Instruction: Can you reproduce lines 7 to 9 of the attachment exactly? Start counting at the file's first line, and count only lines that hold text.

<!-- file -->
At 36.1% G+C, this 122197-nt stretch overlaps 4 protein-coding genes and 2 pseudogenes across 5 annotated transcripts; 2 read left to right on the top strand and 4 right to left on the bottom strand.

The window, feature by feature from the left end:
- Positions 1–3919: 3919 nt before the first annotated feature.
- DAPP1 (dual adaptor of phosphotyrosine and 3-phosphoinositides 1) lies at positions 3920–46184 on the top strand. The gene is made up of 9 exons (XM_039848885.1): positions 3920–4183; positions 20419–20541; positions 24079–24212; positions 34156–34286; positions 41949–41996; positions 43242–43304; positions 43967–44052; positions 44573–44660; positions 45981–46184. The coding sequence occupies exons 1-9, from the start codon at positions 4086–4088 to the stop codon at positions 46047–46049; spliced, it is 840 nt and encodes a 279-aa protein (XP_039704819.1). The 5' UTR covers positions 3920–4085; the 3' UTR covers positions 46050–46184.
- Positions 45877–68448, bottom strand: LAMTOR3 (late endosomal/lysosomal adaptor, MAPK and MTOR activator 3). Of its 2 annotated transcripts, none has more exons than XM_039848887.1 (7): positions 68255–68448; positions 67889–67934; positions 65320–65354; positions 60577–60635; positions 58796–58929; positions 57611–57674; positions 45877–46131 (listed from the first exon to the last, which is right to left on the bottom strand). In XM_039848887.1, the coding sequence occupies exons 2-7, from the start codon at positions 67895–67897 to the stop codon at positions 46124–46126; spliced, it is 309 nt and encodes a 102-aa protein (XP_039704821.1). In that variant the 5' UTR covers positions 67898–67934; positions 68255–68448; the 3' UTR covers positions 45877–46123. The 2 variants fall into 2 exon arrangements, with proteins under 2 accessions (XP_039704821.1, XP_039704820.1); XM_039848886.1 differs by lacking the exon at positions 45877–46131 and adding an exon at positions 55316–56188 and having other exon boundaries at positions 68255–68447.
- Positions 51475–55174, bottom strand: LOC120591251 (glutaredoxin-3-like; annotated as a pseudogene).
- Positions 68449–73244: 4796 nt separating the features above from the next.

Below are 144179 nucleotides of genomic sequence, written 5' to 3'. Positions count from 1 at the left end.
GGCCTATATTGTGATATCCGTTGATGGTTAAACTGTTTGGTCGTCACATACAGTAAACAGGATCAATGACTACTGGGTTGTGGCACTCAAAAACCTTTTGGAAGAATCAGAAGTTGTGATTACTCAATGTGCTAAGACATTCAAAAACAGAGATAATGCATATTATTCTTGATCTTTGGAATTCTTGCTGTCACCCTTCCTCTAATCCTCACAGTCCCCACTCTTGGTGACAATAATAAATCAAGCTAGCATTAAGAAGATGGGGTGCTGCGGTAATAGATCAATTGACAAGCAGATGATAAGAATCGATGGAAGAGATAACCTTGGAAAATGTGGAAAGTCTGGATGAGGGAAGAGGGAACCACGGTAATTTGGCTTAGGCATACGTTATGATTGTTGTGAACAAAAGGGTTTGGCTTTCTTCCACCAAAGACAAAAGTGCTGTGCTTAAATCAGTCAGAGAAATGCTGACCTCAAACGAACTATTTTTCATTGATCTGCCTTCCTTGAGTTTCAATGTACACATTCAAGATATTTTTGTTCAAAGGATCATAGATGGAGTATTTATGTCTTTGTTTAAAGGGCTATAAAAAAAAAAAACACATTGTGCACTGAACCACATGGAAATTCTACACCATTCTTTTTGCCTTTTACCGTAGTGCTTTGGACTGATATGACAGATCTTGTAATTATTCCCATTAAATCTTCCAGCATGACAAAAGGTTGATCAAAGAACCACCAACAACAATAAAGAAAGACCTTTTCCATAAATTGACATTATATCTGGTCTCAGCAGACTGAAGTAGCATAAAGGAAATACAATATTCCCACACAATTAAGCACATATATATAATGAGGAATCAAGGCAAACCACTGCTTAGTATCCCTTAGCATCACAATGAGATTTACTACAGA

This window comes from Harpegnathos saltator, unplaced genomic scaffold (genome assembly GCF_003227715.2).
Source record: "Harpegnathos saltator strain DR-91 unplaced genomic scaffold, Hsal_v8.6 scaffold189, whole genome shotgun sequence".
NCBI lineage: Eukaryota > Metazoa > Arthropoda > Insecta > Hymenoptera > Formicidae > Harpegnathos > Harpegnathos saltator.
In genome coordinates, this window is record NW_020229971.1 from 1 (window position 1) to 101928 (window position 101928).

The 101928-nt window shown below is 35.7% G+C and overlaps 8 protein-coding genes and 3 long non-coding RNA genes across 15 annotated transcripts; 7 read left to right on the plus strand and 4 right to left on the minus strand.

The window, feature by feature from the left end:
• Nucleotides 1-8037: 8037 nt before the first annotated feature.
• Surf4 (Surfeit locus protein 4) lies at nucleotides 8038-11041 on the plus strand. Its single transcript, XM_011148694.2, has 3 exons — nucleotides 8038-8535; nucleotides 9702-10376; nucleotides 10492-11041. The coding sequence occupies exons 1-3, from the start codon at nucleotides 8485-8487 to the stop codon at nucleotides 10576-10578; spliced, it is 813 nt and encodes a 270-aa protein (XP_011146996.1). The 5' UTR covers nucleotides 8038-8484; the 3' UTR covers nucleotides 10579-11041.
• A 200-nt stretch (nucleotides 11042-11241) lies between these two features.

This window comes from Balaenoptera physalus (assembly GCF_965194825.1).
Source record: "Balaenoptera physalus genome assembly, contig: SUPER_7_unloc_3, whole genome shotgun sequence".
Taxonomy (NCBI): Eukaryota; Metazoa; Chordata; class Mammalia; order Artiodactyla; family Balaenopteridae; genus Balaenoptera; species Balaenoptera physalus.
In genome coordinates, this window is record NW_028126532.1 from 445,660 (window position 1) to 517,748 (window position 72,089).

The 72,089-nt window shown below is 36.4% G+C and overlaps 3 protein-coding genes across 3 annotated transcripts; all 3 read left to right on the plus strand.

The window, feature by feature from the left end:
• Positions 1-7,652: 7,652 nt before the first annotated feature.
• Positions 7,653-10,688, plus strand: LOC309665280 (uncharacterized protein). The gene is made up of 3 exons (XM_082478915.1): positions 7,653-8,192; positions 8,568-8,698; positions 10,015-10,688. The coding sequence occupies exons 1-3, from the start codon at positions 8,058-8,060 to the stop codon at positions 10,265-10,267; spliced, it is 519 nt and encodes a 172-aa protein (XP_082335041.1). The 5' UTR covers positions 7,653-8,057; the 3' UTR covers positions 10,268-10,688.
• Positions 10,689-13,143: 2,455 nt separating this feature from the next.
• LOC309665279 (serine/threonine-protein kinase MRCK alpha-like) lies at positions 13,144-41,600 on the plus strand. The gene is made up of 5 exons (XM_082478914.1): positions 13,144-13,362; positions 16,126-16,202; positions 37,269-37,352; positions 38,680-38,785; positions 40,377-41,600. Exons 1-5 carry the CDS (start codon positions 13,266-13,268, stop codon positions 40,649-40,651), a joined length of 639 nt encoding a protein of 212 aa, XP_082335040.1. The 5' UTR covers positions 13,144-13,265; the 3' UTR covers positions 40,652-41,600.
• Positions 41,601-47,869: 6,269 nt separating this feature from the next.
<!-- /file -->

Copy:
- Positions 68449–73244: 4796 nt separating the features above from the next.

Below are 144179 nucleotides of genomic sequence, written 5' to 3'. Positions count from 1 at the left end.
GGCCTATATTGTGATATCCGTTGATGGTTAAACTGTTTGGTCGTCACATACAGTAAACAGGATCAATGACTACTGGGTTGTGGCACTCAAAAACCTTTTGGAAGAATCAGAAGTTGTGATTACTCAATGTGCTAAGACATTCAAAAACAGAGATAATGCATATTATTCTTGATCTTTGGAATTCTTGCTGTCACCCTTCCTCTAATCCTCACAGTCCCCACTCTTGGTGACAATAATAAATCAAGCTAGCATTAAGAAGATGGGGTGCTGCGGTAATAGATCAATTGACAAGCAGATGATAAGAATCGATGGAAGAGATAACCTTGGAAAATGTGGAAAGTCTGGATGAGGGAAGAGGGAACCACGGTAATTTGGCTTAGGCATACGTTATGATTGTTGTGAACAAAAGGGTTTGGCTTTCTTCCACCAAAGACAAAAGTGCTGTGCTTAAATCAGTCAGAGAAATGCTGACCTCAAACGAACTATTTTTCATTGATCTGCCTTCCTTGAGTTTCAATGTACACATTCAAGATATTTTTGTTCAAAGGATCATAGATGGAGTATTTATGTCTTTGTTTAAAGGGCTATAAAAAAAAAAAACACATTGTGCACTGAACCACATGGAAATTCTACACCATTCTTTTTGCCTTTTACCGTAGTGCTTTGGACTGATATGACAGATCTTGTAATTATTCCCATTAAATCTTCCAGCATGACAAAAGGTTGATCAAAGAACCACCAACAACAATAAAGAAAGACCTTTTCCATAAATTGACATTATATCTGGTCTCAGCAGACTGAAGTAGCATAAAGGAAATACAATATTCCCACACAATTAAGCACATATATATAATGAGGAATCAAGGCAAACCACTGCTTAGTATCCCTTAGCATCACAATGAGATTTACTACAGA